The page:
...also, Greg Peters is back to blogging at Suspect-Device. I swear one of these days I'm going to update the sidebar and you folks aren't going to know what hit you.

I also ought to alert you to a recent correspondent in exile from Louisiana at a random coastal enclave in northern California who helps out at the once frequently updated TestPattern.org.

Rose Watch 

Day 18

...at least but it might be longer, and still nowhere to be found.

Bipartisan pandering 

More than two years after both of our Senators (of course Vitter was then a Representative) voted to authorize the use of force in Iraq, knowing full well that the current state of our military would require the extensive use of National Guard soldiers, they now believe our guard is "stretched too thin."

I guess it's hard not to care when people are dying, or when they're stop-lossed in one month and then called up for 18 months of active duty in Iraq a few weeks later. It does seem like too little too late to me. Landrieu is on the Armed Services Committee, what did she do before this war to address the military's unhealthy reliance on parttime soldiers to prosecute a war. Back in '91 less people died, but that didn't mean there weren't also thousands of Guard called up to serve in Iraq then anyway. It shouldn't have been any secret that state's forces would need to be utilized this time around.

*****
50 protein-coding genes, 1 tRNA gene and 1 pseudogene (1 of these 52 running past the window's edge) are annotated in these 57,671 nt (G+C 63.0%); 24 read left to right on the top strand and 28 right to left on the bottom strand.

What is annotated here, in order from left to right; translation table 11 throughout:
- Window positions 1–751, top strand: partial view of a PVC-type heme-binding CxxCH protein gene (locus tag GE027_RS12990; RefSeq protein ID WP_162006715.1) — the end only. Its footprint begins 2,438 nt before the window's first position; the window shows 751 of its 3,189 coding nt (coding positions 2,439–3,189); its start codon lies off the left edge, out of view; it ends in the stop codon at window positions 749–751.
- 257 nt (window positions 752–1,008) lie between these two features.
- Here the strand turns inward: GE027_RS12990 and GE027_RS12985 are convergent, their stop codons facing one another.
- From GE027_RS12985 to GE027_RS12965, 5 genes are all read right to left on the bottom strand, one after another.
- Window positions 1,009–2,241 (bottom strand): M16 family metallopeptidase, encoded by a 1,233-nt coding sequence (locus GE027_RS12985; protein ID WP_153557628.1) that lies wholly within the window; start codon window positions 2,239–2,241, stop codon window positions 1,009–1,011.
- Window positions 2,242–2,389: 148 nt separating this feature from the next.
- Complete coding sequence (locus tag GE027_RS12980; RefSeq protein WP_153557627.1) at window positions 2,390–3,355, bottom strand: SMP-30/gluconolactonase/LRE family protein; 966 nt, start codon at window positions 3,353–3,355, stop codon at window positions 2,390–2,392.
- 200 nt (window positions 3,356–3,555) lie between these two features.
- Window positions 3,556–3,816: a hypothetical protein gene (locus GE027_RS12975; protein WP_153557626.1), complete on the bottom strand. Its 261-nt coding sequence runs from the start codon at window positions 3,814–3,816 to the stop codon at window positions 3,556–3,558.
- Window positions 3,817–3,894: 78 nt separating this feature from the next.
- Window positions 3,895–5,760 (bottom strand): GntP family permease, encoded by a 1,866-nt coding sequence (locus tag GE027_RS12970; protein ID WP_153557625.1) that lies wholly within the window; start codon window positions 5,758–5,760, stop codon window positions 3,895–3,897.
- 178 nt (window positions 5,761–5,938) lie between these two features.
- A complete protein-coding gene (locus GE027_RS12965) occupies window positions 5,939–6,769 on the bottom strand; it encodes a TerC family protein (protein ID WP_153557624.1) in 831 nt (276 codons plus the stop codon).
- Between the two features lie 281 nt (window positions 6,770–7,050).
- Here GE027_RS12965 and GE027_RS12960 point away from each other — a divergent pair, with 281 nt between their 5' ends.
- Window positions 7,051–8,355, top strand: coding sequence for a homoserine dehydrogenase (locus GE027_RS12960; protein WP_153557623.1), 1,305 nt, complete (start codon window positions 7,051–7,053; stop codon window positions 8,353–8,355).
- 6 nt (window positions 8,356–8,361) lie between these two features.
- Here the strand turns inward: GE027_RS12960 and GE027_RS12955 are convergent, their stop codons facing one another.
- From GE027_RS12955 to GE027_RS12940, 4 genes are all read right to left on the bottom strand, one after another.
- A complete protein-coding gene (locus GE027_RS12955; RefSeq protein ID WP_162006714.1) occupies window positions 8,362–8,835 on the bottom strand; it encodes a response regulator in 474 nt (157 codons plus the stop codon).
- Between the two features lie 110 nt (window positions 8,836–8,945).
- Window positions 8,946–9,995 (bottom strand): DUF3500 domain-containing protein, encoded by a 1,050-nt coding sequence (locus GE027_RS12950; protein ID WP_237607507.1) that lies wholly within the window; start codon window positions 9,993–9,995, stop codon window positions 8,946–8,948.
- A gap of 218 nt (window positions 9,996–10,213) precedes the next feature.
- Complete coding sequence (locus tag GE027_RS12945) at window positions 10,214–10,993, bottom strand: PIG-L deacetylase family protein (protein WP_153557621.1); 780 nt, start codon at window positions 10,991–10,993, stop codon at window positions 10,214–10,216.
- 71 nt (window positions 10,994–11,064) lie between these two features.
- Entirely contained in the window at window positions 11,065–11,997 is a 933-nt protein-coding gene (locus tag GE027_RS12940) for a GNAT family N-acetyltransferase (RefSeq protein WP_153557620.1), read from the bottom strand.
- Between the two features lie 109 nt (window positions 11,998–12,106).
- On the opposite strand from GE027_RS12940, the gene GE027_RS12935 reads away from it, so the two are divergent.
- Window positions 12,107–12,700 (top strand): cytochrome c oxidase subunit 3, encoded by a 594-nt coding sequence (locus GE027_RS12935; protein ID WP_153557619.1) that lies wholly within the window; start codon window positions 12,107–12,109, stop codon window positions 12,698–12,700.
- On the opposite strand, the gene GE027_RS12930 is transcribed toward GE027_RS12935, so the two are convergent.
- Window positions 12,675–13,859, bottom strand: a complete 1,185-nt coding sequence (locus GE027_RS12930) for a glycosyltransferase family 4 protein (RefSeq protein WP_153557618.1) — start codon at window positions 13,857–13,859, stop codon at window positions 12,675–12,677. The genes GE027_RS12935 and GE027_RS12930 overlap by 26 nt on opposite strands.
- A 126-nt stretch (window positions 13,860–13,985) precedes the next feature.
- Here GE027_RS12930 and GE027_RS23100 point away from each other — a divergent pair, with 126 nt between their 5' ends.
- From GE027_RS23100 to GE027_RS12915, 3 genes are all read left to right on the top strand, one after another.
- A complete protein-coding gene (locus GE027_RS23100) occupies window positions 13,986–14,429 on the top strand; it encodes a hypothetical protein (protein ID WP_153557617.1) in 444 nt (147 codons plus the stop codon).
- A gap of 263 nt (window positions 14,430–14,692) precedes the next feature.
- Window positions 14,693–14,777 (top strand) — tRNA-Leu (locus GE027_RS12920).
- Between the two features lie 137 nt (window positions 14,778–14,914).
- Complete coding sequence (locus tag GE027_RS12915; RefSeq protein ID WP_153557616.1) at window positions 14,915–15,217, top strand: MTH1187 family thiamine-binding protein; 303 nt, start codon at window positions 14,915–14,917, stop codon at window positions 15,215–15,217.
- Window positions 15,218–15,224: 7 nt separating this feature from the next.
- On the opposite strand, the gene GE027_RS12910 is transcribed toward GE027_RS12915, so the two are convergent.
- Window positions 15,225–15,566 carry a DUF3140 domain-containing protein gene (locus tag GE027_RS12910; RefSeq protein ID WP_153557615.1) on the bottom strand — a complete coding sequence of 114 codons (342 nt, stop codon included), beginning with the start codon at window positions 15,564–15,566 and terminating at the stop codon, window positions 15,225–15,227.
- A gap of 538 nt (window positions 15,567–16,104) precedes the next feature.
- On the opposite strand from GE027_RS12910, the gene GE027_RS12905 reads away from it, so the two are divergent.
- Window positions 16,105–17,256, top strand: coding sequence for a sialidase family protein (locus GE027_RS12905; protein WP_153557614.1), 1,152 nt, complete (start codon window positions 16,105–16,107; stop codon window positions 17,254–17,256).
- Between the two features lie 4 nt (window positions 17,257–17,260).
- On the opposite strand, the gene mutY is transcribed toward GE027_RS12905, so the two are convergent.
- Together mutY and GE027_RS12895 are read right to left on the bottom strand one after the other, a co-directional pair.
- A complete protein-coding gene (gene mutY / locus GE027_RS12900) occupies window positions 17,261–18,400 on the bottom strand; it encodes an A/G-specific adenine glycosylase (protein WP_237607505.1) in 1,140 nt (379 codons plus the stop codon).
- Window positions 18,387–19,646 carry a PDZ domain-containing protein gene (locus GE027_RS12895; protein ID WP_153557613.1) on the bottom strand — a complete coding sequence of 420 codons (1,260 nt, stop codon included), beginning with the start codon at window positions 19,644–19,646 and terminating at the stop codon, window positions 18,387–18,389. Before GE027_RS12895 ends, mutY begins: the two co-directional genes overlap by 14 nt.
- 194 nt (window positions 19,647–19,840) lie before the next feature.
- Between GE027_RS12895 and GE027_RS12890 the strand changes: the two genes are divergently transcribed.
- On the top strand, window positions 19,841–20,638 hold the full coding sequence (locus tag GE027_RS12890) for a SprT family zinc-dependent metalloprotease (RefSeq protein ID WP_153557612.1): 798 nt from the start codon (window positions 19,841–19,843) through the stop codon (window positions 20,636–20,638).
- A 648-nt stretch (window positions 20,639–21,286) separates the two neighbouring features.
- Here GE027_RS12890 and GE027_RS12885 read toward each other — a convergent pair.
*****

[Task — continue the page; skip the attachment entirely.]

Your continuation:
Only a matter of time... 

Last week I wondered where the faculty anger was at new LSU Chancellor Sean O'Keefe's salary package that includes as much as $50,000 from private LSU "booster" groups. It seems they were just gearing up for another battle. LSU appears to be shuffling O'Keefe through the quickest tenure track ever.

The Faculty Senate is worried that this will devalue tenure for those that actually earned it. If I were on the board of trustees though, I'd be worried that the university was putting itself in a corner with a guy whose capabilities in academia are mostly unknown. Considering all the perks they've offered him, it strikes me as unwise to essentially allow him to serve in good faith, as though he were a federal judge or something.

17 January 2005


MLK day edition. Busy. Get to it.

So, Iran here we come, no?